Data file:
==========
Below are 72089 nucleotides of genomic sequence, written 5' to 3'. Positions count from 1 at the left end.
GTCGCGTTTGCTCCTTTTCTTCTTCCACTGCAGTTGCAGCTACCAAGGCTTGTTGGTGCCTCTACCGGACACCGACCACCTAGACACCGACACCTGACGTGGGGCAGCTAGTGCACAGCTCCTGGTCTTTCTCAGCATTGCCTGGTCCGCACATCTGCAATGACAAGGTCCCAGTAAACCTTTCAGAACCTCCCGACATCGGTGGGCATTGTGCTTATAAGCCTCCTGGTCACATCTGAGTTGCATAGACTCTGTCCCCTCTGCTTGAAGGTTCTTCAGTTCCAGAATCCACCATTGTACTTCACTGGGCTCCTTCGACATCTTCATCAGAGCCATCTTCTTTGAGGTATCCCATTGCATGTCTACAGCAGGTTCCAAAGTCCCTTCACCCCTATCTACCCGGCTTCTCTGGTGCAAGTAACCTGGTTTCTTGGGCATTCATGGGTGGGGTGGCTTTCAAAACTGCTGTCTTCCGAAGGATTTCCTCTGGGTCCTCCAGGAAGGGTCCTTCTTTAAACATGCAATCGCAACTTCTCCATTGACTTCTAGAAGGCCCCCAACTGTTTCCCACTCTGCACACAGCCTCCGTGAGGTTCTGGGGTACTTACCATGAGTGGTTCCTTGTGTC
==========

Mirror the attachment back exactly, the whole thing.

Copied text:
Below are 72089 nucleotides of genomic sequence, written 5' to 3'. Positions count from 1 at the left end.
GTCGCGTTTGCTCCTTTTCTTCTTCCACTGCAGTTGCAGCTACCAAGGCTTGTTGGTGCCTCTACCGGACACCGACCACCTAGACACCGACACCTGACGTGGGGCAGCTAGTGCACAGCTCCTGGTCTTTCTCAGCATTGCCTGGTCCGCACATCTGCAATGACAAGGTCCCAGTAAACCTTTCAGAACCTCCCGACATCGGTGGGCATTGTGCTTATAAGCCTCCTGGTCACATCTGAGTTGCATAGACTCTGTCCCCTCTGCTTGAAGGTTCTTCAGTTCCAGAATCCACCATTGTACTTCACTGGGCTCCTTCGACATCTTCATCAGAGCCATCTTCTTTGAGGTATCCCATTGCATGTCTACAGCAGGTTCCAAAGTCCCTTCACCCCTATCTACCCGGCTTCTCTGGTGCAAGTAACCTGGTTTCTTGGGCATTCATGGGTGGGGTGGCTTTCAAAACTGCTGTCTTCCGAAGGATTTCCTCTGGGTCCTCCAGGAAGGGTCCTTCTTTAAACATGCAATCGCAACTTCTCCATTGACTTCTAGAAGGCCCCCAACTGTTTCCCACTCTGCACACAGCCTCCGTGAGGTTCTGGGGTACTTACCATGAGTGGTTCCTTGTGTC